Devariate Ion's latest set of music, "Wrap Around Constellations," is truly a meteor through the heavens. Star light leaks from the edges of the plastic jewel case (if you're lucky/unlucky enough to find it in that format, as opposed to the mp3 version floating around the global thread-line.) Your eyes see the flickers and you wonder if you're hallucinating. Or maybe you're hallucinating.
A flight, full of passengers, disappears. All hands lost. An investigator from the FAA is called to investigate the arrival of flight 107, which landed and followed the runway attendant's signals but then turned out to be empty of passengers and pilots alike. Eventually the FAA investigator walks face first into the propeller.
You hear this as you listen. The album starts slow, with a wash of what sounds like heavily processed, broken synthesizers, far-away snippets of found sound or just real-world recordings, traffic on a country road, early spring birds. The entire opening track, "Triangulation through Antares," builds like this, seemingly mounting an aural assault that feels as if it will arrive at any moment, but never does.
You'll need to wait for tracks halfway into the album to finally arrive at the peace of having those expectations met, and then squashed. But don't expect the sense of peace to last. As the early, Tangerine Dream like meditations give way to the full assault of what could be an early 80s thrash band by way of some shoe gaze acid metal circa 2005, with vocals so processed they might not be made by a human at all, you'll be able to breath easy, though through your clenched teeth, through that relatively understandable middle section (tracks 5 - "Burned by a Scenseless Mist," and 6 - "Though in Heaven They Will Wash Your Memories Away.") But the recognizable instrumentation and song structure is quickly obliterated again as you at first drift towards, and are then pulled bodily into, the labyrinthine and utterly broken ambient sounds atop garbage-disposal-processed track 7 ("You've Lost Your Luncheonette, Peeling,") and then your footing is utterly lost (almost back into Phaedra-era Tangerine Dream, here, though the undercurrent still sounds as if there's a thrash band down beneath the arpeggiated synth washes somewhere) in tracks 8 ("Belly of Erebos") and 9 ("The Lathe of Northern Pennsylvania.")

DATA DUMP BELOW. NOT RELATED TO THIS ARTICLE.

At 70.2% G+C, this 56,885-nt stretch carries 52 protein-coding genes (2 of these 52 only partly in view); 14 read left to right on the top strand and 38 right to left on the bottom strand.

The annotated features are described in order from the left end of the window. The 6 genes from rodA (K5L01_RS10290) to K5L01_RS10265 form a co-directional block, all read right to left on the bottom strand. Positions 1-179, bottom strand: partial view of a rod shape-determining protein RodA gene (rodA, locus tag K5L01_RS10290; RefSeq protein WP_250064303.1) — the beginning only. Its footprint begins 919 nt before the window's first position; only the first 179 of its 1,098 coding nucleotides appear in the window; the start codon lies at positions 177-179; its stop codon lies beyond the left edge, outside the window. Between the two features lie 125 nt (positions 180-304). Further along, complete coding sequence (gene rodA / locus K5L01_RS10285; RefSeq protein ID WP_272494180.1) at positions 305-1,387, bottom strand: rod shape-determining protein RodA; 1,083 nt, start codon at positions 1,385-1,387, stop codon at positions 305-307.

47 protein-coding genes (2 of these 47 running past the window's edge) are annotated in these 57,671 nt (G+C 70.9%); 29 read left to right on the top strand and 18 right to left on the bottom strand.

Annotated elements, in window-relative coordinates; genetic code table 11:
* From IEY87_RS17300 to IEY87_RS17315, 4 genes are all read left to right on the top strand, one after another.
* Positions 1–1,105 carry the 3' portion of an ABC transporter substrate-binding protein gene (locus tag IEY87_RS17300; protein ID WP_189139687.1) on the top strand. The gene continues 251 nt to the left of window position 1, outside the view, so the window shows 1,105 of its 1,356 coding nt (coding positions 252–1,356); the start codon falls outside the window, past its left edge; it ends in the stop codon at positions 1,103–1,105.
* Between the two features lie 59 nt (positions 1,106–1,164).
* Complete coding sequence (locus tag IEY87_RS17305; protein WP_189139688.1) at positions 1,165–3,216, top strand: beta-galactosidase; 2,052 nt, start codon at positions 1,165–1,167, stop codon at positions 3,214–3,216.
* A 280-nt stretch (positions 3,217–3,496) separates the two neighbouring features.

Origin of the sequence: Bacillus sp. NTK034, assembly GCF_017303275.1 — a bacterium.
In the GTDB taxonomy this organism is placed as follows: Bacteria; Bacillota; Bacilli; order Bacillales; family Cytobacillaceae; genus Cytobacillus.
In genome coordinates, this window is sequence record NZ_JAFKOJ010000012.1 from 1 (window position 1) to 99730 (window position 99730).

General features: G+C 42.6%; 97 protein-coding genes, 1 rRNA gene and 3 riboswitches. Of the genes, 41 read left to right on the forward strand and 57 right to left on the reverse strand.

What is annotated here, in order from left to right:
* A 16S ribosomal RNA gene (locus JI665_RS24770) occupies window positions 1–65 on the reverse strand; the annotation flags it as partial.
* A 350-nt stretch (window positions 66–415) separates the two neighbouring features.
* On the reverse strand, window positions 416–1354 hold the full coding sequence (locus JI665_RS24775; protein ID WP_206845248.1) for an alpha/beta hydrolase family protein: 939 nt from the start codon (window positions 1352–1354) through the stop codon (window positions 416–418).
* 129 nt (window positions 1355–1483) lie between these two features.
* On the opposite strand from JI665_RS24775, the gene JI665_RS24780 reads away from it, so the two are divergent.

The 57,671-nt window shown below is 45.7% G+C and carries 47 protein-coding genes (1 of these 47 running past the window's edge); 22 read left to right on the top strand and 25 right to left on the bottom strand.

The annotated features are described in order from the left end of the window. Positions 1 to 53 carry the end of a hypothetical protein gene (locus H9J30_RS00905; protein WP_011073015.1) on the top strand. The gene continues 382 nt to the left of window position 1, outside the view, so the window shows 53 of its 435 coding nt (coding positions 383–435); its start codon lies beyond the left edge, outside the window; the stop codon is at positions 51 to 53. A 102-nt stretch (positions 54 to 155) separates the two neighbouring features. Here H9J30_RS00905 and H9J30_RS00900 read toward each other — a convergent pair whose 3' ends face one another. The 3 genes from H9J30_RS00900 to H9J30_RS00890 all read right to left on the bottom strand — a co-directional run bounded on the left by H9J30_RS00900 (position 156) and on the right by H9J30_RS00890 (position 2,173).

The album stretches for over 90 minutes, with the final track, the sprawling, cold, and mostly synthesized track 10, "Hope Despite the Harbor of Anhedones," taking up 30 of those.
The distance from emotion that is embodied by the entirety of this production is clearly intentional, but it nonetheless presents an edifice that is very difficult to penetrate. This feels like an album that might reward someone who is adventurous enough to give it repeated listens, but at the same time the early listens might not offer enough of a foothold to give anyone any reason to do so.